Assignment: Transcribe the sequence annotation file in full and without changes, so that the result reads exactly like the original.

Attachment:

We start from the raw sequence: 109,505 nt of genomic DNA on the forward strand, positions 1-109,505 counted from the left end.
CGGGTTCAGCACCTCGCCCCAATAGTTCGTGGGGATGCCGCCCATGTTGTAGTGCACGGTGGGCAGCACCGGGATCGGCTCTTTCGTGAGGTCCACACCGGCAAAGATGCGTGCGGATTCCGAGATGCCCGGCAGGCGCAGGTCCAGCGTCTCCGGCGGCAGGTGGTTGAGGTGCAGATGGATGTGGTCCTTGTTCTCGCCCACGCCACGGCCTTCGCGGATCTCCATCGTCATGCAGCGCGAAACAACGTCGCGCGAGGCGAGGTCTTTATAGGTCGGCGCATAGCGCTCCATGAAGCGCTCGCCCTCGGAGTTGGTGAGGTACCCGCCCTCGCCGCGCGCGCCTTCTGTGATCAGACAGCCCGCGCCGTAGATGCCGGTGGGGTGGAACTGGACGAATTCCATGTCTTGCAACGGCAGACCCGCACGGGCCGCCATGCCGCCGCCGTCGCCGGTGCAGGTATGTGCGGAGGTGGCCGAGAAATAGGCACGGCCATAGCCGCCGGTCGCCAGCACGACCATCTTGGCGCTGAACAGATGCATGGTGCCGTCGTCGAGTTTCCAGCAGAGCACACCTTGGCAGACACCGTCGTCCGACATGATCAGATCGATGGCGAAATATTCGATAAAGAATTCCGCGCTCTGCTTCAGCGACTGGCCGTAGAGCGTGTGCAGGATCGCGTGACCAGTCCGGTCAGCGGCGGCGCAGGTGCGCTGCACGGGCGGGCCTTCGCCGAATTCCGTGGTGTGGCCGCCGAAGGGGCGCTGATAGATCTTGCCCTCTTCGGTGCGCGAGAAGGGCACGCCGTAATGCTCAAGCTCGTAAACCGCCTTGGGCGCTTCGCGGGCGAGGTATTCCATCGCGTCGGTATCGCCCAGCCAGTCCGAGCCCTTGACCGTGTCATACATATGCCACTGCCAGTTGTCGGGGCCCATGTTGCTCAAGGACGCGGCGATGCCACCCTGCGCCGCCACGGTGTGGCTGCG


We start from the raw sequence: 109,505 nt of genomic DNA on the forward strand, positions 1-109,505 counted from the left end.
CGGGTTCAGCACCTCGCCCCAATAGTTCGTGGGGATGCCGCCCATGTTGTAGTGCACGGTGGGCAGCACCGGGATCGGCTCTTTCGTGAGGTCCACACCGGCAAAGATGCGTGCGGATTCCGAGATGCCCGGCAGGCGCAGGTCCAGCGTCTCCGGCGGCAGGTGGTTGAGGTGCAGATGGATGTGGTCCTTGTTCTCGCCCACGCCACGGCCTTCGCGGATCTCCATCGTCATGCAGCGCGAAACAACGTCGCGCGAGGCGAGGTCTTTATAGGTCGGCGCATAGCGCTCCATGAAGCGCTCGCCCTCGGAGTTGGTGAGGTACCCGCCCTCGCCGCGCGCGCCTTCTGTGATCAGACAGCCCGCGCCGTAGATGCCGGTGGGGTGGAACTGGACGAATTCCATGTCTTGCAACGGCAGACCCGCACGGGCCGCCATGCCGCCGCCGTCGCCGGTGCAGGTATGTGCGGAGGTGGCCGAGAAATAGGCACGGCCATAGCCGCCGGTCGCCAGCACGACCATCTTGGCGCTGAACAGATGCATGGTGCCGTCGTCGAGTTTCCAGCAGAGCACACCTTGGCAGACACCGTCGTCCGACATGATCAGATCGATGGCGAAATATTCGATAAAGAATTCCGCGCTCTGCTTCAGCGACTGGCCGTAGAGCGTGTGCAGGATCGCGTGACCAGTCCGGTCAGCGGCGGCGCAGGTGCGCTGCACGGGCGGGCCTTCGCCGAATTCCGTGGTGTGGCCGCCGAAGGGGCGCTGATAGATCTTGCCCTCTTCGGTGCGCGAGAAGGGCACGCCGTAATGCTCAAGCTCGTAAACCGCCTTGGGCGCTTCGCGGGCGAGGTATTCCATCGCGTCGGTATCGCCCAGCCAGTCCGAGCCCTTGACCGTGTCATACATATGCCACTGCCAGTTGTCGGGGCCCATGTTGCTCAAGGACGCGGCGATGCCACCCTGCGCCGCCACGGTGTGGCTGCG